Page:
Ambulatory pH monitoring. (A) Two sensors located 5 and 20 cm above the lower esophageal sphincter. (B) Correlation between episodes of reflux and cough (c).
Irritable bowel syndrome, achalasia, eosinophilic esophagitis, cholelithiasis, and coronary artery disease can present with heartburn. Esophageal manometry and pH monitoring are essential to determine with certainty whether GERD is present.
Esophagitis is the most common complication. Barrett esophagus (ie, metaplastic changes from squamous to columnar epithelium) is found in about 12% of patients with reflux documented by pH monitoring. This complication may lead to the development of adenocarcinoma. Asthma, aspiration pneumonia, laryngitis, chronic sinusitis, and dental erosions can also occur.
Patients should eat frequent, small meals during the day to avoid gastric distention. They should also avoid fatty foods, spicy foods, and chocolate, because these foods lower the LES pressure. The last meal of the day should be no less than 2 h before going to bed. To increase the effect of gravity, the head of the bed should be elevated over 4- to 6-inch blocks. Patients should also be counseled to lose weight if obese.
Other Nonsurgical Measures
Antacids are useful for patients with mild intermittent heartburn. Acid-suppressing medications are the mainstay of medical therapy. H2 blocking agents are usually prescribed for patients with mild symptoms or mild esophagitis. Proton pump inhibitors are superior to H2 blocking agents because they exert a more profound control of acid secretion—healing of the esophagitis occurs in 80–90% of these patients. However, both the symptoms and esophagitis tend to recur in most patients after therapy is discontinued so that most patients need chronic maintenance therapy. In addition, about 50% of patients on maintenance proton pump inhibitors require increasing doses to maintain healing of the esophagitis. Medical therapy is largely ineffective for the treatment of the extraesophageal manifestations of GERD due to the upward extension of the gastric contents. In these patients, acid-suppressing medications only alter the pH of the gastric refluxate, but reflux and aspiration still occur because of an incompetent LES and an ineffective esophageal peristalsis.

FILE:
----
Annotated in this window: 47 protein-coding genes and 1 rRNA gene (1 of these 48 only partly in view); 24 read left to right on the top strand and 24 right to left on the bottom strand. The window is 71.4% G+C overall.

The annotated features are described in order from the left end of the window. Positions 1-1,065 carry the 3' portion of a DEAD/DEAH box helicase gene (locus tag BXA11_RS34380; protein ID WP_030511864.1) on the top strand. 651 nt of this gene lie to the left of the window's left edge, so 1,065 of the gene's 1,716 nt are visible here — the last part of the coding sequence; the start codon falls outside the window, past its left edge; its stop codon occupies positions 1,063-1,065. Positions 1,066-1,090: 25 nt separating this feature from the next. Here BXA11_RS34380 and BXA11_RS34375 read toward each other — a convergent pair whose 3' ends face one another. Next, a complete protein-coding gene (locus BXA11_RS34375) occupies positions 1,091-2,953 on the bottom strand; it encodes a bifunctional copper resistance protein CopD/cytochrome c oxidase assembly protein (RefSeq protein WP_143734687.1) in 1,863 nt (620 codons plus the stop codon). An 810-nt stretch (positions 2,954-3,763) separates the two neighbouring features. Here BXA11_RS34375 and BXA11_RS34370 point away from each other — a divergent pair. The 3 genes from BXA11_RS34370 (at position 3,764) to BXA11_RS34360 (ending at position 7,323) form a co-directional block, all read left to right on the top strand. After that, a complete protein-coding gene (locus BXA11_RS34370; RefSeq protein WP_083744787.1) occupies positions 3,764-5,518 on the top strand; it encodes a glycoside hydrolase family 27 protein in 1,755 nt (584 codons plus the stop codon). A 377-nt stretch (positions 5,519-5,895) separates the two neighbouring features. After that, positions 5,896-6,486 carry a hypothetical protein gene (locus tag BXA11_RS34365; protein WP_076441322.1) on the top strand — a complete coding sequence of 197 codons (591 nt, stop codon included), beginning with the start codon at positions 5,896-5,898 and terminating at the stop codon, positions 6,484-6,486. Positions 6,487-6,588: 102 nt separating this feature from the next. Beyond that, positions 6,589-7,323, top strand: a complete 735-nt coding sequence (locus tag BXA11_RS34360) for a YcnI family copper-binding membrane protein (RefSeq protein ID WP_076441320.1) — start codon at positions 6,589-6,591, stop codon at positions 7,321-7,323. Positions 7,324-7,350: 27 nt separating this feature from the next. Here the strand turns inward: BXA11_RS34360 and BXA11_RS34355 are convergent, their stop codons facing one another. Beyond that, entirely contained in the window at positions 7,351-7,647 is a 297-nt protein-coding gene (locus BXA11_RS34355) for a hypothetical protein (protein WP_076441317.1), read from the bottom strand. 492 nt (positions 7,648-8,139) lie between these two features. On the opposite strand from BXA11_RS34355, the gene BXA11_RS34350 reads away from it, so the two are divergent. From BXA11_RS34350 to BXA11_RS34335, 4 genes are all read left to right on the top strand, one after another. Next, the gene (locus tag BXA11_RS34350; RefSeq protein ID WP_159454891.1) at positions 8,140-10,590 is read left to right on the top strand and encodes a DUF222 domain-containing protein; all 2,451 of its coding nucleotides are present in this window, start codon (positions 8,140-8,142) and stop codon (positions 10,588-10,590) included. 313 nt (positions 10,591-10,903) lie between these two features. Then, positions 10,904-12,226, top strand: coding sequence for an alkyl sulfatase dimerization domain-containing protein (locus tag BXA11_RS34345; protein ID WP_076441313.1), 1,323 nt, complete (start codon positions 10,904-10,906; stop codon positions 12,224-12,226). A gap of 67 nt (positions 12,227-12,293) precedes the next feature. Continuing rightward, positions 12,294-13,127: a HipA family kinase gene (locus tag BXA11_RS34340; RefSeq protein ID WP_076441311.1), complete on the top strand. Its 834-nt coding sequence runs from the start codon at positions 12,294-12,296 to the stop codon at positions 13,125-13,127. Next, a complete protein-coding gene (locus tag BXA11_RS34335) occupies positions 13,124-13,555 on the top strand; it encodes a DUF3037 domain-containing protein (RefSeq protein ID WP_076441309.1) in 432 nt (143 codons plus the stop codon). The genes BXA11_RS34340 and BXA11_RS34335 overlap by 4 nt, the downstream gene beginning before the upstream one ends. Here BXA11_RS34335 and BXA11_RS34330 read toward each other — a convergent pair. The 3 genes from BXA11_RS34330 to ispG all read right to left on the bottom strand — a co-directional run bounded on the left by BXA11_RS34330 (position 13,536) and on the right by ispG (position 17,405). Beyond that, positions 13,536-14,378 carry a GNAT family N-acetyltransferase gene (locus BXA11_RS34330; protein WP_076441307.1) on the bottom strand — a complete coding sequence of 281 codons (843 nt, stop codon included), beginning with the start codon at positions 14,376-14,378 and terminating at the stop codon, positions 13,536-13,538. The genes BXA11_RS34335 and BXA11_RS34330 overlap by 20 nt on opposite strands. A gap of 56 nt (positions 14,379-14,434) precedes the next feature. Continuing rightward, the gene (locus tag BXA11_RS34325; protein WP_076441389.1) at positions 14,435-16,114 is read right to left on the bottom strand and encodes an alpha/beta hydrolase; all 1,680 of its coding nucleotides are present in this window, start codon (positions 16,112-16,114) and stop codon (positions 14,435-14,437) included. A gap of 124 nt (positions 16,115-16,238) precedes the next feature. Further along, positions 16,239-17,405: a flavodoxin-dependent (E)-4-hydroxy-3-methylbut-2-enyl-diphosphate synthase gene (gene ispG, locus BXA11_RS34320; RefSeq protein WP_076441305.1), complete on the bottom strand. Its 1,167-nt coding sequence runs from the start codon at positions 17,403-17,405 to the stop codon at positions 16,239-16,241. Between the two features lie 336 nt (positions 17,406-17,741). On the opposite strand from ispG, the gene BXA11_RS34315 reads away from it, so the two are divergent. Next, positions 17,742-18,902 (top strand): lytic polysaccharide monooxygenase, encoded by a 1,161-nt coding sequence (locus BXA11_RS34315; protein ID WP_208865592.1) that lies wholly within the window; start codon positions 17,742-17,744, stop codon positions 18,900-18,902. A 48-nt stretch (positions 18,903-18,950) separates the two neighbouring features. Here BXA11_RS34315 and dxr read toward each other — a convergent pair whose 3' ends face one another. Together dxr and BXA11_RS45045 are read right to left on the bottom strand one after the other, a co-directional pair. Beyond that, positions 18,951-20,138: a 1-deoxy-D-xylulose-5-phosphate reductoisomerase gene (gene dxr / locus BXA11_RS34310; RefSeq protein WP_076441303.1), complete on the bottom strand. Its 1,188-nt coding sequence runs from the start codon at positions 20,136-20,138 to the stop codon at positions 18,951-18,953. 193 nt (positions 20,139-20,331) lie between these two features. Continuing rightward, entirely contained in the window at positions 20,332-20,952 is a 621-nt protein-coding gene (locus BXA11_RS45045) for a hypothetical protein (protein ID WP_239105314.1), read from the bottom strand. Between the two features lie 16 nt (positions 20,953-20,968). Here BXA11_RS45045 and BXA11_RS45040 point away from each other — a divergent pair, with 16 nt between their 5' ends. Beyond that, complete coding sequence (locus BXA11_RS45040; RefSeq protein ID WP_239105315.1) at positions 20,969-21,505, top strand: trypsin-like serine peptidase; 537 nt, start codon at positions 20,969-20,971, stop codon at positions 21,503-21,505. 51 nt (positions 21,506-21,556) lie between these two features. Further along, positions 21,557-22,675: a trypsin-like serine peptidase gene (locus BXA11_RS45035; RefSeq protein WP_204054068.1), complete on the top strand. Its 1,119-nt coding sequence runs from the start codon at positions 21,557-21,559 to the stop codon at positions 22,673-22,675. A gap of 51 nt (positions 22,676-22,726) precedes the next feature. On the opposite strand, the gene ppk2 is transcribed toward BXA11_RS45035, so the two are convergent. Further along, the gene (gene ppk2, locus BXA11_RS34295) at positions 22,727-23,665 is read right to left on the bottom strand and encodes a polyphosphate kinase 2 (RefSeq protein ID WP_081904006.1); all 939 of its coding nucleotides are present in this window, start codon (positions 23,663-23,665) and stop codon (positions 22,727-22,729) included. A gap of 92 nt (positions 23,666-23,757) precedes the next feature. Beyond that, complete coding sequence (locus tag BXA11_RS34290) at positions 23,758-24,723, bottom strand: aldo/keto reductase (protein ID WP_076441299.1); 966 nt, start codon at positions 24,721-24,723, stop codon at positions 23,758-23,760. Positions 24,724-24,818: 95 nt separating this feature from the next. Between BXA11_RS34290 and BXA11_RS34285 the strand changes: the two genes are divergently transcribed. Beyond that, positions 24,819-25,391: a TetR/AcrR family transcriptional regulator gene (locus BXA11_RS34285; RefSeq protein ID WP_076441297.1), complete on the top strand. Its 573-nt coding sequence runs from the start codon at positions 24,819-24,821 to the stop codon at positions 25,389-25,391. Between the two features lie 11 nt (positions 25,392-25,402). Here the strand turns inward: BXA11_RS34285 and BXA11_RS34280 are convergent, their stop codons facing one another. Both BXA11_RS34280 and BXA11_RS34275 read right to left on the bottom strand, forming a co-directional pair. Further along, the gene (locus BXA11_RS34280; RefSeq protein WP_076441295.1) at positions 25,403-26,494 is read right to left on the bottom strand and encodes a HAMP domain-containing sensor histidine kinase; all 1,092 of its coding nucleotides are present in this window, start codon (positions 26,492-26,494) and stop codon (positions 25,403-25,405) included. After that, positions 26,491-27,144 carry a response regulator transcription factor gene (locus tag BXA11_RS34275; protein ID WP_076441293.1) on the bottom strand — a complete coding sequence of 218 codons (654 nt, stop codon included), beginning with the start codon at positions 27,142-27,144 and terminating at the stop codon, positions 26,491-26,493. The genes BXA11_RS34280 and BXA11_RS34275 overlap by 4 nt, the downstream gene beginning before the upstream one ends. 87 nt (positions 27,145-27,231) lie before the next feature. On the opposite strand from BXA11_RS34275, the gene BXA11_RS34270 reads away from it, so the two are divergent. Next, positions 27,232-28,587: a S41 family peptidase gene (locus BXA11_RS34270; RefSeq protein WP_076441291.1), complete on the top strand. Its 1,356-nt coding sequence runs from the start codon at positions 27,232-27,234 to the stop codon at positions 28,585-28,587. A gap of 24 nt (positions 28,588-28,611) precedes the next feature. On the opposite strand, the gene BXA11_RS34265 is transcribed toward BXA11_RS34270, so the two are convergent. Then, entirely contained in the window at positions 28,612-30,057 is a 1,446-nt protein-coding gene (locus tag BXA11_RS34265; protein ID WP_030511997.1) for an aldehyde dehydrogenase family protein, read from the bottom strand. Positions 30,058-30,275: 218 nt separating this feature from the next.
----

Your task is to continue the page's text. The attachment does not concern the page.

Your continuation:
Recent concern has been raised about potential adverse effects of long-term therapy with proton-pump inhibitors, in particular calcium malabsorption leading to osteoporosis, increased risk of gastrointestinal infections and pneumonia. Overall the safety profile of proton pump inhibitors is excellent, but it is recommended that patients are treated with the lowest effective dose to control symptoms.